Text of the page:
Four months after rallying international pressure against the regime of Nicolás Maduro in Venezuela, the Trump administration must prevent a deal that would leave criminals in control in Caracas. For 20 years, self-interested politicians have delivered little more than empty promises and rigged elections as Hugo Chávez and his acolyte Maduro consolidated a narco-dictatorship. Now a move toward a sordid accommodation with this regime threatens to squander U.S. efforts to depose Maduro.
Vice President Mike Pence has said repeatedly, “the time for negotiations is over.” However, the U.S.-backed interim government has just declared that the time for negotiations is this week in Oslo. The Norwegian mediators recognize Maduro as president rather than as a usurper -- a starting position that renders the Oslo talks pointless. It is peculiar that Venezuela’s interim president Juan Guiadó, whom Washington has backed to the hilt, has indulged calls for open-ended dialogue. The State Department was left to issue a skeptical declaration, affirming that“the only thing to negotiate with Nicolás Maduro is the conditions of his departure.”
Years of negotiations have allowed the regime to buy time and dig in, and recent efforts by the opposition to outfox Maduro have failed. An April 30 rebellion against Maduro was engineered by the opposition in collaboration with Raúl Gorrín, a billionaire bagman indicted in U.S. federal court for looting and laundering money for regime cronies. According to a credible published account, Gorrín promised Minister of Defense Vladimir Padrino López, illegitimate supreme court president Maikel Moreno, and several generals that the U.S. government would drop sanctions against anyone who abandoned Maduro. However, by the time Guaidó announced “Operation Liberty,” Padrino and Moreno backed the regime and exposed the plot.
U.S. financial sanctions have barely touched the regime’s fortune in looted assets. That vast war chest and the proceeds of cocaine and gold sales form the mortar that binds the criminal regime together. Moreover, regime leaders likely realize that powerful federal prosecutors in Florida, Houston, and New York are not about to quash indictments against narco-state kingpins and massive money launderers.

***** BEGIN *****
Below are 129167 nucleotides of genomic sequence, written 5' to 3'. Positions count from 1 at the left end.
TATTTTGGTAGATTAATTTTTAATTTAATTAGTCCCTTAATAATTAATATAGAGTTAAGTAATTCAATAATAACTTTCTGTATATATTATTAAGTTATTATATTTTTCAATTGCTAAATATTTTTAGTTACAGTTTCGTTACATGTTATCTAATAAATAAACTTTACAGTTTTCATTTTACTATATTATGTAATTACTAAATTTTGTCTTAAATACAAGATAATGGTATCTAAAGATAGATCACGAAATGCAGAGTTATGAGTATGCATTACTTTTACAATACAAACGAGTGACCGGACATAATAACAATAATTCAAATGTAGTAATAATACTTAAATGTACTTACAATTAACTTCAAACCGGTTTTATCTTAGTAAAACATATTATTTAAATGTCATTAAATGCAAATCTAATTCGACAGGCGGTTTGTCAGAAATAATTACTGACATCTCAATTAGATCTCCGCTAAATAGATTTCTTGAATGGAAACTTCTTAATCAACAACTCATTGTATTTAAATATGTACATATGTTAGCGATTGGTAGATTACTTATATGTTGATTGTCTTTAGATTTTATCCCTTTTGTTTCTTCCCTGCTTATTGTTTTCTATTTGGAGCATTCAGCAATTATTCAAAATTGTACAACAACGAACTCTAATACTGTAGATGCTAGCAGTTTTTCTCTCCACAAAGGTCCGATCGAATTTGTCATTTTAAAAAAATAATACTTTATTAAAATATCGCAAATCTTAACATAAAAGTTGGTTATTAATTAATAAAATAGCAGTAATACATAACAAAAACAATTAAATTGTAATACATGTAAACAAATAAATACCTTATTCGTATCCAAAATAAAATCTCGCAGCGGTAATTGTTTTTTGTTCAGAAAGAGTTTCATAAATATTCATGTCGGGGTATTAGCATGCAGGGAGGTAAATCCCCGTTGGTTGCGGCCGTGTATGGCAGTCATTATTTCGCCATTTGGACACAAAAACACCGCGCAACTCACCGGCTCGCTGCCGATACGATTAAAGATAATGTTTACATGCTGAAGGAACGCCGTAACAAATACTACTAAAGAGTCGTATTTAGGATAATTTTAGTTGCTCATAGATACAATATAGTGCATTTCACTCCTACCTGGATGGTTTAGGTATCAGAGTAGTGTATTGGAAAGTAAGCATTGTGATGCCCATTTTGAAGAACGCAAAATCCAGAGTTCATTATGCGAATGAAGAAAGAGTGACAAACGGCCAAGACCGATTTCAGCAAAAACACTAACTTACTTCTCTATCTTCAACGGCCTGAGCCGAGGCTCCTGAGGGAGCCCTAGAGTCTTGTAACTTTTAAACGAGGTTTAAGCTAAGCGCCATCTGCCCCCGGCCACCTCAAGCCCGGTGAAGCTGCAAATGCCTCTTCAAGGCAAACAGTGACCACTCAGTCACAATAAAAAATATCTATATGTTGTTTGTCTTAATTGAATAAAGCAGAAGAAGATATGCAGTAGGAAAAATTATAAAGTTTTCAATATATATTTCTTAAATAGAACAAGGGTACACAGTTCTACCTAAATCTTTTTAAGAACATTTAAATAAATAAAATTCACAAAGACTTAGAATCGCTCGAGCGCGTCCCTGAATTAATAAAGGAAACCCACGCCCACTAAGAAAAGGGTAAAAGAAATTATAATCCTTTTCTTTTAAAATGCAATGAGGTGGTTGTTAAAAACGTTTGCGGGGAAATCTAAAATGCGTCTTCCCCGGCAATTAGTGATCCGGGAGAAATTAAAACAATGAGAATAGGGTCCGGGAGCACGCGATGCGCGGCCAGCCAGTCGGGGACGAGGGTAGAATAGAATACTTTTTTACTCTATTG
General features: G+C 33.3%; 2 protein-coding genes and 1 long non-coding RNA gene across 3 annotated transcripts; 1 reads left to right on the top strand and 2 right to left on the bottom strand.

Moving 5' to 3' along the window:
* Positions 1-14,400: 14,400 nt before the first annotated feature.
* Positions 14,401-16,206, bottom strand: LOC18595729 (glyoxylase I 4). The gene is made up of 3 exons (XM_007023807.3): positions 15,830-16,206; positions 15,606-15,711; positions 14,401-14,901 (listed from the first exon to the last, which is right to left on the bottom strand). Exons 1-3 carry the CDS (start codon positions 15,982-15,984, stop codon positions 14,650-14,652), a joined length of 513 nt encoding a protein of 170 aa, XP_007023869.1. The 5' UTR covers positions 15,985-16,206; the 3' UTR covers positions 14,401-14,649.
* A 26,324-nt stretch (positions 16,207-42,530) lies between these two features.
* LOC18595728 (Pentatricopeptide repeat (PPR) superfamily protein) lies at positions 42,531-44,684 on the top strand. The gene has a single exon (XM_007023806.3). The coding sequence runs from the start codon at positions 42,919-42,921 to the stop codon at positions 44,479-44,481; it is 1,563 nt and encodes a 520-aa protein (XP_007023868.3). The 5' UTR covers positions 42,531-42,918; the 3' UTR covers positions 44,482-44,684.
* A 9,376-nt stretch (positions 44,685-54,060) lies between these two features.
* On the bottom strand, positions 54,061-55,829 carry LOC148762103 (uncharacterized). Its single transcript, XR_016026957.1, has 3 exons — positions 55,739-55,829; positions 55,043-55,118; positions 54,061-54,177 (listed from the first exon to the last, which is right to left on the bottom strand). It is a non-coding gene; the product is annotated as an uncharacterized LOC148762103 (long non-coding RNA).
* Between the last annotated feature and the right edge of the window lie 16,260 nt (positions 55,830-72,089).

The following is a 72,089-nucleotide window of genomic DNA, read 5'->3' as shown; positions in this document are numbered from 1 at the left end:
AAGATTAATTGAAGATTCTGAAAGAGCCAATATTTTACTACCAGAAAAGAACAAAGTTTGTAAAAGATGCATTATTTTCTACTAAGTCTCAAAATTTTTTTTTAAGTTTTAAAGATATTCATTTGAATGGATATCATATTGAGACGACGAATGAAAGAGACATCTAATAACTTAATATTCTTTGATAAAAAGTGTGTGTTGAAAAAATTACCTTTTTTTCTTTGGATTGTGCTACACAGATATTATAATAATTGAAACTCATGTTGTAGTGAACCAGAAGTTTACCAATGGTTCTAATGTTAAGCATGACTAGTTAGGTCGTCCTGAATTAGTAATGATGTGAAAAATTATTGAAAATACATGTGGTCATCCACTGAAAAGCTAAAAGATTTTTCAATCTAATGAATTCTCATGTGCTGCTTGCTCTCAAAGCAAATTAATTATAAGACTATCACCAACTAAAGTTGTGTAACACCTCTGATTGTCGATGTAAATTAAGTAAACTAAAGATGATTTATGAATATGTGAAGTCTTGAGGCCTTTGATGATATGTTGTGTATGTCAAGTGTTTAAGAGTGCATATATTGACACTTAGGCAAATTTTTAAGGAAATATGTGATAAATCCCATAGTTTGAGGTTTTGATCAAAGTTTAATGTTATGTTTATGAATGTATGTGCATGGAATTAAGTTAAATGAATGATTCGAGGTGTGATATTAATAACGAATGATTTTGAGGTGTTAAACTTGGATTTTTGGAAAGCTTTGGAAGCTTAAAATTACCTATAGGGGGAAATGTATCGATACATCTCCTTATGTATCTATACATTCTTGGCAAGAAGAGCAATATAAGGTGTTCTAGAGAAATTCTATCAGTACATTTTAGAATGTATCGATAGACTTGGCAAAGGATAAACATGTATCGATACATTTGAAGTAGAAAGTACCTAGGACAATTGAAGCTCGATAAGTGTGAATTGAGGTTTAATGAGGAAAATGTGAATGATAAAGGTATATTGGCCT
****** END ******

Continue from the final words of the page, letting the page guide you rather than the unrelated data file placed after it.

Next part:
Before turning to Gorrín, some of Guaidó’s backers pinned their hopes on retired general and chavista stalwart Hugo Carvajal, who has twice been indicted on U.S. cocaine-smuggling charges. Carvajal defected with great fanfare in February, portraying himself rather implausibly as a crusading crime fighter who had soured on Maduro’s corruption. On the contrary, it soon became clear that he was a stalking horse for regime kingpins. In the ensuing weeks, according to media sources, Carvajal plotted in Europe with Rafael Ramírez, the exiled chavista chieftain who is desperate to install a regime in Caracas that would protect the billions he allegedly embezzled as head of Venezuela’s state oil company. The Carvajal gambit fell apart when he was arrested in Spain at the request of U.S. authorities.
If men like Gorrín and Carvajal are empowered to engineer a rebellion against Maduro, they will dictate the terms of Venezuela’s future. The essential work of ferreting out drug smugglers and terrorists and expelling Cuban henchmen and Colombian narco-guerrillas would be impossible if criminals remain part of the power structure. What’s worse, the fact that Washington has relaxed sanctions and backed a sweeping amnesty for those abandoning Maduro would confer legitimacy on such an unseemly power-sharing arrangement. Such an outcome would leave Venezuela’s future and American interests and influence in worse shape than ever.
Fuzzy dialogue sponsored by the Norwegians or the EU-backed International Contact Group will do more harm than good. The United States and key democratic partners in the Americas must either pull the plug on the talks or take charge. A minimal framework for transition would demand the departure of Maduro and his fellow kingpins, the dismantling of the regime and its criminal cartels, the restoration of democratic institutions, the organization of fair elections, the surrender of all stolen assets and ill-gotten gains, and the expulsion of foreign agitators.
U.S. diplomats weakened their position by contradicting President Trump’s original declaration that “all options are on the table.” Their unforced error raised the stakes for U.S. credibility, as Russia doubled down on its support for Maduro. Allowing Venezuelan politicians to play Washington’s hand would be another mistake, as is seeking a power-sharing deal with a Putin-backed regime.
That leads back to where we started. When it comes to dealing with a criminal regime that is harming millions of Venezuelans, regional stability, and U.S. security, all options -- except for bargaining with Maduro or his co-conspirators -- must be on the table.
The author was U.S. Ambassador to the OAS and Assistant Secretary of State for Western Hemisphere Affairs from 2001-05. He is a visiting fellow at the American Enterprise Institute, and his firm Visión Américas LLC represents U.S. and foreign clients. The views expressed are the author's own.